Watchdog Group is Suing the FBI Over Surveillance Program

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RT.com is reporting that the Electronic Privacy Information Center (EPIC), a privacy watchdog group is suing the FBI over the agency’s failure to fulfill Freedom of Information Act requests.

For more than a year and a half, EPIC has been waiting for the FBI to deliver the legally-requested documents pertaining to the “Next Generation Identification,” or NGI, program, which is a regarded as a secretive government program that apparently has the capability to track down anyone, anywhere, at any time.

EPIC claims that the database pulls personal information from both public and private surveillance databases, and also incorporates the controversial Trapwire system, which can literally pinpoint someones exact location by simultaneously scanning individuals’ faces on any networked video and audio security surveillance system across the country, in real-time.

So what kind of information can be found in a persons’ NGI file?  Well, aside from all of your basic public, criminal and health records, the database will also compile DNA / facial recognition image profiles, palm prints, iris scans, behavior patterns such as style of walk, and some even speculate audio voice-analysis.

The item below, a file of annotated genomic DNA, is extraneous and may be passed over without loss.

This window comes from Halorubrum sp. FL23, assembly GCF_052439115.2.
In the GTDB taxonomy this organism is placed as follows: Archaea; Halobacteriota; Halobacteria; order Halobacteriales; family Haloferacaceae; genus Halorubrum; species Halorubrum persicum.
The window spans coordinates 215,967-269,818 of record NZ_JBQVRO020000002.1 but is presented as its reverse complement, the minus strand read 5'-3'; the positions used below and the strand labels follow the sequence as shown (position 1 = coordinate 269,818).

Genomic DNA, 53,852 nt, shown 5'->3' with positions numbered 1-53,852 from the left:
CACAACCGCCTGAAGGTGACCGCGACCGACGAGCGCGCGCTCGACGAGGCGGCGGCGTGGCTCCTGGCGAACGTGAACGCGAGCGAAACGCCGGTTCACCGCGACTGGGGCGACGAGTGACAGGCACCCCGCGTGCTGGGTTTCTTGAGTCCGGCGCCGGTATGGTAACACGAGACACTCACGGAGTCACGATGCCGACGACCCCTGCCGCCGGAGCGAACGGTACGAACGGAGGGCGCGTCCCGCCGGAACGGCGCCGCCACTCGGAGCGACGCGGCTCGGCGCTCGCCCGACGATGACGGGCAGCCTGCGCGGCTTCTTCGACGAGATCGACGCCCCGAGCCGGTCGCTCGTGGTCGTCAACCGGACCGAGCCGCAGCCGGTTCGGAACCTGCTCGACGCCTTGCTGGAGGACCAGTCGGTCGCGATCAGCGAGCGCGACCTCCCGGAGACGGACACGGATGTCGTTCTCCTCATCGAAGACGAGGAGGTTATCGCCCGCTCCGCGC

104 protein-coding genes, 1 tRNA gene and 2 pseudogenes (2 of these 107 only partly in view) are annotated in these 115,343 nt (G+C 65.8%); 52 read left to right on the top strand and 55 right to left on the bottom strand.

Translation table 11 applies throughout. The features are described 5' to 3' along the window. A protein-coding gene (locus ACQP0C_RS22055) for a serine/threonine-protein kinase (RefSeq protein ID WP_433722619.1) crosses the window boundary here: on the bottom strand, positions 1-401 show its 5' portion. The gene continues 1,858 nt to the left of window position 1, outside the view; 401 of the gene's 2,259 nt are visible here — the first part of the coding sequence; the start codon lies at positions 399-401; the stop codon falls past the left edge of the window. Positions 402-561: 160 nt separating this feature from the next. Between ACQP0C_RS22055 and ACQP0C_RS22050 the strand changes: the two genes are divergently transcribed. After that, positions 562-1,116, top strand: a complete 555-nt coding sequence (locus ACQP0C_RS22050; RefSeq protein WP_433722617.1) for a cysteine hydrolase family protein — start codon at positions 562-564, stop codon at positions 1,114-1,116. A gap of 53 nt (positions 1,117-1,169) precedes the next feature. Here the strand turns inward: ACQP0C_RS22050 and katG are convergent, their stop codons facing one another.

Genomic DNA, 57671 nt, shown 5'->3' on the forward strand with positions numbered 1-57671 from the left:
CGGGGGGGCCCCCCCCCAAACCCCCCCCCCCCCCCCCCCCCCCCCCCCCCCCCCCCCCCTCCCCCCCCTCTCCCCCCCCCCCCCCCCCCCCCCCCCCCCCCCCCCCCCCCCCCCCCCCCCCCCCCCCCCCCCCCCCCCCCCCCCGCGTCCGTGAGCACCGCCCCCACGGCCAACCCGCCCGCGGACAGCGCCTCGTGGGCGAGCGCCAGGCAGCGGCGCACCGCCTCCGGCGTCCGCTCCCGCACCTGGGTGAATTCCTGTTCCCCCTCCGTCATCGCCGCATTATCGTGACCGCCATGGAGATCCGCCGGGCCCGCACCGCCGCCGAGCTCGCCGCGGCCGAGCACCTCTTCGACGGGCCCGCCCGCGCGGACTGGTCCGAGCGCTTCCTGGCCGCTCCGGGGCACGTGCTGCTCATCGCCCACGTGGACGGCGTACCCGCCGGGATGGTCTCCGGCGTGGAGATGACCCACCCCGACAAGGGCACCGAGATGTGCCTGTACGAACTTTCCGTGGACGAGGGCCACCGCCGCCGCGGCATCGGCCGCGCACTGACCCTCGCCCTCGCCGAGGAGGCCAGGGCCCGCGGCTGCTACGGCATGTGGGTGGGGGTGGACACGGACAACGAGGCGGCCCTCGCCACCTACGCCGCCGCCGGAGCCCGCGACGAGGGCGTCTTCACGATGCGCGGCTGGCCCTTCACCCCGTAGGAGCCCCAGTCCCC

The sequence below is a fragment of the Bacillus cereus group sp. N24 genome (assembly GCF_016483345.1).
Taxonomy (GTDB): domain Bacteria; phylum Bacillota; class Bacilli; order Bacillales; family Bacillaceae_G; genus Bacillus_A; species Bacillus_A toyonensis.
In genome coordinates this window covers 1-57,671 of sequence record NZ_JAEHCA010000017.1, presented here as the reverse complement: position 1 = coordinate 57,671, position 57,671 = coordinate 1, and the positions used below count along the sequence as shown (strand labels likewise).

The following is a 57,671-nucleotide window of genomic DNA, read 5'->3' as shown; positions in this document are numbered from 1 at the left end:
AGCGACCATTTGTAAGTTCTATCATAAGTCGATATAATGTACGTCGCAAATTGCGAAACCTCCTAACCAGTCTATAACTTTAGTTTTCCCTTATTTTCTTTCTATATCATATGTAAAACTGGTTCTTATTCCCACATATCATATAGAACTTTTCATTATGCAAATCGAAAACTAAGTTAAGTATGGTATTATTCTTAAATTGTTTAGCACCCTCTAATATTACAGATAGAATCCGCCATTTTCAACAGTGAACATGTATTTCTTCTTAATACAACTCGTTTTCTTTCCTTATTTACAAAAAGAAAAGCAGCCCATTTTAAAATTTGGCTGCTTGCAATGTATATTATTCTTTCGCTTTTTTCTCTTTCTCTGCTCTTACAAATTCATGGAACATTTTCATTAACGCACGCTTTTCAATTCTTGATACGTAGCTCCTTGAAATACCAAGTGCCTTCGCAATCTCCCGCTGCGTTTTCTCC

The FBI first publicly disclosed their NGI program nearly a decade ago, but have been tight-lipped about it ever since.  When asked about the program in 2012, the agency said it will be “bigger, faster and better” than the now-standard Integrated Automated Fingerprint Identification System (IAFIS), and said, at the time, that the database was more than 60% complete.  Once the program is at 100%, it’s speculated that it could take only a matter of 10 minutes to narrow in on a suspect.

Some might see NGI as an amazing technological breakthrough and enhancement of law enforcement capabilities, but EPIC feels the program is dangerous because it allows our government to compile video, audio, and biometric data on people who “are neither criminals nor suspects,” which they claim is an invasion of privacy.

EPIC hoped that by using the Freedom of Information Act, they would gain more clarity about the details and purpose of the NGI program.  But due to the FBI’s silence, EPIC has decided to move forward with their lawsuit.

Check back with NCAVF to keep up on all news related to forensic video and audio.

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